Day Brake

Friday, June 24, 2011 by Jonas Paeplow
What do a Sumo wrestler, a high-speed train and a sunrise have in common with brake pads? On initial examination not a lot but read on.

In Japanese, Akebono means dawning, such as daybreak or sunrise.

Akebono ceramic brake pads are some of the finest made in the world. With more than 75 years of brake design and production expertise, Akebono provides the world’s automotive industry with advanced braking and noise, vibration and harshness (NVH) solutions.

Akebono ProACT Ceramic Brake PadsBeginning in 1929 in Japan and since 1980 in the US, Akebono's commitment to innovation, process improvement, quality control and customer service has positioned it as a key resource for leading Original Equipment (O.E.), and the premium automotive aftermarket. According to Akebono, their products are Original Equipment in North America on all of the top 10 best-selling cars and six of the top 10 light trucks. Key automotive O.E. customers include Audi, Chrysler, Ford, General Motors, Honda, Isuzu, Mitsubishi, Nissan, Toyota and Volkswagen. Police departments and other fleet managers across the U.S. rely on Akebono brake pads for high performance power, responsiveness, durability and long-term value. The ceramic technology used withstands enormous pressure and heat for a long periods of time. Each pad is refined specifically for every make and model to perform efficiently and quietly. The revenues that Akebono devotes to R&D are proportionately the highest of any brake manufacturer in the world.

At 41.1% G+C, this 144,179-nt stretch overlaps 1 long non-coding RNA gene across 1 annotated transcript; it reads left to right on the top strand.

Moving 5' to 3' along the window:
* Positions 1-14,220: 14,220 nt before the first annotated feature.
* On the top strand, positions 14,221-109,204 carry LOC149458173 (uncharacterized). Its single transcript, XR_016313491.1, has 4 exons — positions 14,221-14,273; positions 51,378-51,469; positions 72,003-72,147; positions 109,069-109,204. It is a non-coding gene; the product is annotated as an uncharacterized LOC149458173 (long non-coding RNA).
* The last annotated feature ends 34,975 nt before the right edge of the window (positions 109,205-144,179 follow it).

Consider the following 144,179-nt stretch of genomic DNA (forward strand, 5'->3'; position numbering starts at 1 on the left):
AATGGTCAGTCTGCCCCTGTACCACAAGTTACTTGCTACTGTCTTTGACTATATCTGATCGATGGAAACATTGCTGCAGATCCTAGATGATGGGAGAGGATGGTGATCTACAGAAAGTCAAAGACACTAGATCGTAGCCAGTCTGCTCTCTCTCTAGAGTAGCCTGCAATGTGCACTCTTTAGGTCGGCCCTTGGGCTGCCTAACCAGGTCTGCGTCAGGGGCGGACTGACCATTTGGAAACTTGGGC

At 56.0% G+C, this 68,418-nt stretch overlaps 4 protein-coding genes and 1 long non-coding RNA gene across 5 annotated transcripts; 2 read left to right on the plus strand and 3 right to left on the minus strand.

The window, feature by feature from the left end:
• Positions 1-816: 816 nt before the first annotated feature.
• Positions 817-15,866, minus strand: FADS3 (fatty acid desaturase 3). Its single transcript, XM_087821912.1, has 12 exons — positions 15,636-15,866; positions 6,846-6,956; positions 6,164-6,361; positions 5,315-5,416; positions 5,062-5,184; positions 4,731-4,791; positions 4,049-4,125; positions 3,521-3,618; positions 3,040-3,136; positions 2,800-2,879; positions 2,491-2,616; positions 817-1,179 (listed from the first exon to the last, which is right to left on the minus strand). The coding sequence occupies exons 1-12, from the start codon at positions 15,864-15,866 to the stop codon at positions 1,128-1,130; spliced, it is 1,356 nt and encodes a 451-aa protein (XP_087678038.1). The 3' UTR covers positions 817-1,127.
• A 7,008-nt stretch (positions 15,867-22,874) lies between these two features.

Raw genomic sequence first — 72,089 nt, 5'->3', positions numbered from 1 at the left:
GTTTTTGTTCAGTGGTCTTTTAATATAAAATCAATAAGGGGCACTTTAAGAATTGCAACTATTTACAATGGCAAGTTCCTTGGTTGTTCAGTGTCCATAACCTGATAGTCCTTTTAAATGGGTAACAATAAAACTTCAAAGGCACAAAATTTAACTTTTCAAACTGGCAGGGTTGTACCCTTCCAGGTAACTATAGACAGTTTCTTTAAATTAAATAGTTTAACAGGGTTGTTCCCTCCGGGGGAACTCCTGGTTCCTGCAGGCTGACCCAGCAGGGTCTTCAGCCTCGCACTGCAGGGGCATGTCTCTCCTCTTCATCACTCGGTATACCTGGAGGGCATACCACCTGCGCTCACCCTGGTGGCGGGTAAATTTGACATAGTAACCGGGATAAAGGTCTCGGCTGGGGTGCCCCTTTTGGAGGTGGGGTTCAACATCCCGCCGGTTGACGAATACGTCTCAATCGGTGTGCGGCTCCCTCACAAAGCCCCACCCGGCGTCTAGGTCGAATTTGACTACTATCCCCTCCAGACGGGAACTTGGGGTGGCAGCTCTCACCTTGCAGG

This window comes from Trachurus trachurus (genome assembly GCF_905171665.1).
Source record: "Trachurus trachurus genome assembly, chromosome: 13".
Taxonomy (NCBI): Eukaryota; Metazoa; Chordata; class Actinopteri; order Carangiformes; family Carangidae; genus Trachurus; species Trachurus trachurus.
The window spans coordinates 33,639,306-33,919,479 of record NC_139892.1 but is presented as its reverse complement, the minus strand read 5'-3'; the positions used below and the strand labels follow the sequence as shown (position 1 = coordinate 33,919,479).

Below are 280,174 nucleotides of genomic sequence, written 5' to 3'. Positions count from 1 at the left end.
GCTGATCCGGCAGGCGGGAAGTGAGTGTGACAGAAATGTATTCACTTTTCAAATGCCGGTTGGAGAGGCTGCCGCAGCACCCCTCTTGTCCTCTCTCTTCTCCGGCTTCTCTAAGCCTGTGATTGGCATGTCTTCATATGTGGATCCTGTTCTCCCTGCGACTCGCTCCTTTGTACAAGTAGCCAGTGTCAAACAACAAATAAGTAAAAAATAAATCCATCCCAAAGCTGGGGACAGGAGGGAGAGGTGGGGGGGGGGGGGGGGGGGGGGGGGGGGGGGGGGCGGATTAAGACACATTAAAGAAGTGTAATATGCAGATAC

The first development of the modern ceramic brake was made in 1988 by British Engineers working on railway industry applications for the TGV (high speed rail system in France). The objective was to reduce weight, the number of brakes per axle, as well as provide stable friction from very high speeds and all temperatures. The result was a reinforced ceramic process which is now used in various forms for automotive, railway, and aircraft brake applications. Akebono Euro Ceramic Brake Pads

Akebono Tarō is a retired American born-Japanese sumo wrestler from Hawaii. After two consecutive tournament championships in November 1992 and January 1993 he made history by becoming the first foreign-born wrestler ever to reach yokozuna, the highest rank in sumo. Upon initial examination, a Sumo wrestler looks kind of soft, but in fact they are some of the strongest athletes in the world.

The brake pads on your car have a certain degree of compressibility that make them softer than the other brake components, such as the rotors.

Brake Akebono Street Performance Brake Padspads are designed to be sacrificial, in that, when doing their job, they must absorb great amounts of heat energy without causing undue wear to the rest of the rotating, heat absorbing mass. This process also results in a fine dust given off as the pads wear. Ceramic compounds and copper fibers in place of the semi-metallic pad's steel fibers provide high brake temperatures with less heat fade, generate less dust and wear on both the pads and rotors. They also provide much quieter braking because the ceramic compound helps dampen noise by generating a frequency beyond the human hearing range and use less metal. This, coupled with special harmonic-dampening, guarantees a good fit for superb performance. So like a Sumo wrestler this Akebono is soft, but strong and can really handle the heat.


Looks like a new dawn in brake technology, it's Akebono.

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